– Tension between the judiciary and government, which may rise further.

In its annual budget announced in November, Rajapaksa said Sri Lanka aims to reduce its fiscal deficit to 5.8 percent of GDP in 2013, while attaining 7.5 percent economic growth.

Sri Lanka aims to speed growth of its $59 billion economy by pumping money into post-war infrastructure works.

In April, the central bank last week conceded the country has missed its 2012 budget deficit target of 6.2 percent.
Construction and rebuilding projects in ports, roads, railways and other infrastructure, worth around $21 billion, are lined up over the next three years.

Another key lender is Beijing. In August 2012, the government said it would borrow more than $1.12 billion from China for a new port and railway construction.

Last month the government said China will lend another $278.2 million to Sri Lanka to help lay a railway line to a port which Beijing is building, and which has stoked concern in India.

At street level, higher costs of living have led to greater demands from trade unions for pay rises. Rajapaksa announced higher pay for public sector workers in the budget, though much less than they have demanded. The opposition, weakened by Rajapaksa’s two-thirds parliamentary majority, has some traction with the public on the issue.

The central bank kept policy rates unchanged for a fourth straight month in April as expected.
Sri Lanka is seriously considering raising electricity tariffs, having hiked diesel and gasoline prices twice since December as a result of losses at state-run energy firms.

The central bank has shrugged off concerns over a spike in inflation due to expected increase in power bills, saying annual inflation in April is estimated at 6.3 percent, easing from last month’s 7.5 percent.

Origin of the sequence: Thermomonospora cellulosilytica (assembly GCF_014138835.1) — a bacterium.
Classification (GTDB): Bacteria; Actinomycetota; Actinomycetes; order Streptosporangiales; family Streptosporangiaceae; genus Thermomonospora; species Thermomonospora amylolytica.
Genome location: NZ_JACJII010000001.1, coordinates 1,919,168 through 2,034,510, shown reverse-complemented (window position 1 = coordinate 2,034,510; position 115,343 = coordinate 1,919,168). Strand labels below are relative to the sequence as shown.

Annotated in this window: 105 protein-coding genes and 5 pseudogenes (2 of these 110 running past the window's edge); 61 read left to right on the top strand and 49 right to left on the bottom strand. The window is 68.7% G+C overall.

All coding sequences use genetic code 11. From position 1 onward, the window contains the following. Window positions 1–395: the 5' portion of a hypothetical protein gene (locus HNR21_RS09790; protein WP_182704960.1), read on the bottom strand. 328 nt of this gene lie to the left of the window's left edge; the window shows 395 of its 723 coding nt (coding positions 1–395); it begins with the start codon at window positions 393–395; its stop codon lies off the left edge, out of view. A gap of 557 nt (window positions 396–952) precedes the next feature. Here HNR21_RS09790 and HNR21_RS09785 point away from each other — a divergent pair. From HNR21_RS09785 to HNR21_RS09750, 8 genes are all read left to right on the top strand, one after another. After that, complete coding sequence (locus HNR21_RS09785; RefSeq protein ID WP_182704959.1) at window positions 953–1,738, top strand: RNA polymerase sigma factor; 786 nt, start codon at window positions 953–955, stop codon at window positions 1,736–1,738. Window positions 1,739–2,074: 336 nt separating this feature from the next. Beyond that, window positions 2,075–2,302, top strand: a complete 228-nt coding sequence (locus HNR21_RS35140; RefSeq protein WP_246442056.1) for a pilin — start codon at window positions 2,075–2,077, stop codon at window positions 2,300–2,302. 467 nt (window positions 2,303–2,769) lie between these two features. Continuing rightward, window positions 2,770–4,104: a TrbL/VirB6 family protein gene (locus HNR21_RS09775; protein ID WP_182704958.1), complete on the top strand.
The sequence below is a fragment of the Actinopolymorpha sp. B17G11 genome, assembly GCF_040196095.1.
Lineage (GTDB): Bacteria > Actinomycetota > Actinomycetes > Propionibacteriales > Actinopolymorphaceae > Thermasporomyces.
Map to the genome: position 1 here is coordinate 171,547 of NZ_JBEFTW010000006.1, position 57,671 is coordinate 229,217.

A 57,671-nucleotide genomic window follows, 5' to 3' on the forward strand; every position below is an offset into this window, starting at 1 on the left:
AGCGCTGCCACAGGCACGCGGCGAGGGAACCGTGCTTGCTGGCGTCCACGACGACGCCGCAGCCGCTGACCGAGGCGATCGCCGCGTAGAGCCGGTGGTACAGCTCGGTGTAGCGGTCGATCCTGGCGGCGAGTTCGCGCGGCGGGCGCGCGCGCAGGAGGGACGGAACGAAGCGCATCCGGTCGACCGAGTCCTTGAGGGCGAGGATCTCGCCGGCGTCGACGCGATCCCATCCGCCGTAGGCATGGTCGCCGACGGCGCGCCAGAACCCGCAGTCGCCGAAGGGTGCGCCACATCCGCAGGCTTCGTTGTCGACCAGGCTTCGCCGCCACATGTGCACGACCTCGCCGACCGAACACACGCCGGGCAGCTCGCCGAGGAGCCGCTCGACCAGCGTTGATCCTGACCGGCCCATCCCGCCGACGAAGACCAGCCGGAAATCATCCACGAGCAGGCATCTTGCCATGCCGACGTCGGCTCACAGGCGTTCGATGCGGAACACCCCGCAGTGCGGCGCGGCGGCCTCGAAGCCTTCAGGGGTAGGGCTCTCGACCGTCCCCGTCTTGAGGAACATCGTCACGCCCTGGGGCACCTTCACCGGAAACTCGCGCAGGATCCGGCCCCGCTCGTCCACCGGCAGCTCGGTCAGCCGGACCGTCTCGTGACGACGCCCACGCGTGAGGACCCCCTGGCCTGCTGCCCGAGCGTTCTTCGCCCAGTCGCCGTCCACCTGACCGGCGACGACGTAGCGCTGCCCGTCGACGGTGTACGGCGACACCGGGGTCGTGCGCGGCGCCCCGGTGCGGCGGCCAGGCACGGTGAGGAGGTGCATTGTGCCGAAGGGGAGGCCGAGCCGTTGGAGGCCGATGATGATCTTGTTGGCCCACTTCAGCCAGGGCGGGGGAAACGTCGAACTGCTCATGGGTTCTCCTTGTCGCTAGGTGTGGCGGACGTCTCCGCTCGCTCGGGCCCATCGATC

Inflation accelerated to a near record high of 9.8 percent year-on-year in January and stayed there in February due to a lack of vegetable supply after flash floods in major farmlands in December.

In early 2013, the International Monetary Fund warned that Sri Lanka’s economic growth is slowing more than the government expects, and faces additional risks from high inflation, lower tax revenue and slow structural reforms, factors which could endanger its strong post-war growth.
Ratings agencies S&P and Moody’s echoed those concerns.

What to watch:
– Appetite in global capital markets for lending to Sri Lanka.
– Whether the government can find a balance between growth and fiscal discipline.
– How quickly the government can address the cost of living issues.
– Impact of a power tariff hike on inflation and the cost of living

Oil import-dependent Sri Lanka reduced its Iranian crude deliveries by more than 20 percent in 2012 but disagrees with Western sanctions which are punishing countries that rely on its oil, Sri Lanka’s foreign minister said last October.

Officials at the state-run Ceylon Petroleum Corporation (CPC) say that despite U.S. exemptions from sanctions on Iranian crude imports, in practice it is unable to bring any cargoes from Iran as a result of difficulties obtaining insurance and letters of credit.

Last year CPC was forced to shut Sri Lanka’s only refinery for 10 days, restarting it after receiving a crude shipment from Dubai. The refinery is configured to run solely on Iranian crude.

The central bank has said the cost of oil imports rose 5.1 percent to a record $5.04 billion last year, mainly because the price of refined oil products also rose after sanction on Iranian crude were imposed.

In 2011, Sri Lanka imported 93 percent of its crude from Iran. Sri Lanka has raised its gasoline price three times since the sanctions were imposed last January.

What to watch:
– How Sri Lanka reduces Iranian imports further, and how it pays for imports from elsewhere. Deals with other nations for crude cargoes.
– If it increases purchases of refined products.
– If Sri Lanka further raises fuel prices, and the popular response to that.
(Editing by Daniel Magnowski)